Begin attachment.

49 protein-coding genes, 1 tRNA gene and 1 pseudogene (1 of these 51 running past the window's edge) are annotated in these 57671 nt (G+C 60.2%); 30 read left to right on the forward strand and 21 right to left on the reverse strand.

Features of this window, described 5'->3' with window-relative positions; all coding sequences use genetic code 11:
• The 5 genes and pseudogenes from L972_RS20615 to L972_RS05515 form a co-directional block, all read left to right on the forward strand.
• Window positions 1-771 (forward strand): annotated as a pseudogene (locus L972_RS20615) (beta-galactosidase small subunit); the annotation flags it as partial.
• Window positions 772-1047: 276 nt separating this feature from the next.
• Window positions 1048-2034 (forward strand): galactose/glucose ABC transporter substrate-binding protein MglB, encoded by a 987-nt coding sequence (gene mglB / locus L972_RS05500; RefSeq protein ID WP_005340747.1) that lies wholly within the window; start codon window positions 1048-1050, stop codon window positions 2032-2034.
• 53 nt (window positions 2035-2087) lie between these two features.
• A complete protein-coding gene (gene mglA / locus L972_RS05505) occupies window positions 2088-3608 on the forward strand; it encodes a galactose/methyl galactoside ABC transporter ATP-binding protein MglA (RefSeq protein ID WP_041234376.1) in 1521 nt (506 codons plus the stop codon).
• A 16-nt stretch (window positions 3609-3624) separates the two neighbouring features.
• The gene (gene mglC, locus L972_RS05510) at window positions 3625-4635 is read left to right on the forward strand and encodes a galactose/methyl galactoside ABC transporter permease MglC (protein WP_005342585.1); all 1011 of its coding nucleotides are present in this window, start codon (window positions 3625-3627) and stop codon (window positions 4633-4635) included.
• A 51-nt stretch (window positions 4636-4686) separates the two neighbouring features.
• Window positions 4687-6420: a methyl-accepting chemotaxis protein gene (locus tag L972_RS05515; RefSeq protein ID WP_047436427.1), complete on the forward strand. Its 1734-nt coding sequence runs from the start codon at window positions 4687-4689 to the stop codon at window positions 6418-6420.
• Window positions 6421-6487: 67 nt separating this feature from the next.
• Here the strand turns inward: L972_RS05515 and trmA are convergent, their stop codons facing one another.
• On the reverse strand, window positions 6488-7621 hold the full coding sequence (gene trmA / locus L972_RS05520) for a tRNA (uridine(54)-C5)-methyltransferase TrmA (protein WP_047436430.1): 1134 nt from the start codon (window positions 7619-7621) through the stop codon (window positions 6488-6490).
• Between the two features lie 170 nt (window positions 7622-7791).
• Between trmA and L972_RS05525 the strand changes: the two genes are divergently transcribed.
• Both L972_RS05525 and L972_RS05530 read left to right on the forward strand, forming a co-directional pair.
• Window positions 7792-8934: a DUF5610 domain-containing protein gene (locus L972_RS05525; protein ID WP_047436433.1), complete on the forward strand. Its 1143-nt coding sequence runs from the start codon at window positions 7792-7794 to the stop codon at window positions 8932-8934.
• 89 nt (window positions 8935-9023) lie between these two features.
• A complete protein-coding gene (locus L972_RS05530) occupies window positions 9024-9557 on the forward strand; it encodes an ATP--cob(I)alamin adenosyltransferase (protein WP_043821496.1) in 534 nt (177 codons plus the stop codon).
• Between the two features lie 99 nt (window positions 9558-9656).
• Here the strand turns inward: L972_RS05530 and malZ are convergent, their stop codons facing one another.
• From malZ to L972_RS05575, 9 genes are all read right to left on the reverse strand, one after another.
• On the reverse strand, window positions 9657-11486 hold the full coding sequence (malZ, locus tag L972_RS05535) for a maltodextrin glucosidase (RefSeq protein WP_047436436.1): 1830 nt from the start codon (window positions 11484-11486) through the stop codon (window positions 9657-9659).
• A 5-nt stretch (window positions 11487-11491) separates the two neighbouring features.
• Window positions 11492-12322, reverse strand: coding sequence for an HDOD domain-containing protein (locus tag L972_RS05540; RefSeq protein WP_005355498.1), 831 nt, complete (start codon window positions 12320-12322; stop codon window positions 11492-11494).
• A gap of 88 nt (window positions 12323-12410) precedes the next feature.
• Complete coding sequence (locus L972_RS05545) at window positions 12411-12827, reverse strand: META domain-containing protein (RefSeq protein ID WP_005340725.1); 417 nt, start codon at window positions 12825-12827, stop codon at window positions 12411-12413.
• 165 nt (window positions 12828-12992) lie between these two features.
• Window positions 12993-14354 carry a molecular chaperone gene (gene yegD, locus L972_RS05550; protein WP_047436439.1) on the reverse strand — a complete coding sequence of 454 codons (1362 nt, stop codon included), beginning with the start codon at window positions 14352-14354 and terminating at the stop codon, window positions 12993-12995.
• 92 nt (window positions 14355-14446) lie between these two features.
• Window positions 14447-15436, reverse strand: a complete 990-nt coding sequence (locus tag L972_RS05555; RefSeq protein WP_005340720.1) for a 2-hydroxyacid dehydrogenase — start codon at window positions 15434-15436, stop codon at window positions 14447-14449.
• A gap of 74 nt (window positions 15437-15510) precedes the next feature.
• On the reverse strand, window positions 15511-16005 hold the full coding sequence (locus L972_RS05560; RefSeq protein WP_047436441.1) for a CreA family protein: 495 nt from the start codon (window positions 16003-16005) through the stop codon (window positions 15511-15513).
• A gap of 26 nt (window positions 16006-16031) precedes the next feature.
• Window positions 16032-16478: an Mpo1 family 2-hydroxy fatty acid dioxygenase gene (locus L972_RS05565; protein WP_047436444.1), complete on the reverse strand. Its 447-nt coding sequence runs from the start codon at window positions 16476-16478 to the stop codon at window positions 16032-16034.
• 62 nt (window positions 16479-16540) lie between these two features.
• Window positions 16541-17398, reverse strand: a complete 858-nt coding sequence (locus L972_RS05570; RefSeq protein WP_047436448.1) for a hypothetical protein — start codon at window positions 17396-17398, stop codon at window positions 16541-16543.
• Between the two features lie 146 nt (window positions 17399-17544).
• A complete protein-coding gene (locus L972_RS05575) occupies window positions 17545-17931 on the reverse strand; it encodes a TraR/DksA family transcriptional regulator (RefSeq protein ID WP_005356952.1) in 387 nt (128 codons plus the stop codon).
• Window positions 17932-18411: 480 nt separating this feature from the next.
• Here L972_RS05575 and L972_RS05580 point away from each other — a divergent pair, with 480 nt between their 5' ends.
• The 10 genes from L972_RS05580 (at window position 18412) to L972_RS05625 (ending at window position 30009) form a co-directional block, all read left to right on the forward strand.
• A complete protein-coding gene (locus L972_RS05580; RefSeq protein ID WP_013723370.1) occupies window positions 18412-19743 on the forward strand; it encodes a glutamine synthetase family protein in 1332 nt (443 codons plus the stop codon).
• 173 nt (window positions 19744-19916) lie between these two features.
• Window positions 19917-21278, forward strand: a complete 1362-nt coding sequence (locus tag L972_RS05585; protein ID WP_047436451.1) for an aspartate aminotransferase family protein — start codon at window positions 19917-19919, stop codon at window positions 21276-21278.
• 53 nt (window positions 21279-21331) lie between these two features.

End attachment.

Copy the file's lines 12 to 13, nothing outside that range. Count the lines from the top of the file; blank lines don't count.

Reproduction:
• Window positions 4687-6420: a methyl-accepting chemotaxis protein gene (locus tag L972_RS05515; RefSeq protein ID WP_047436427.1), complete on the forward strand. Its 1734-nt coding sequence runs from the start codon at window positions 4687-4689 to the stop codon at window positions 6418-6420.
• Window positions 6421-6487: 67 nt separating this feature from the next.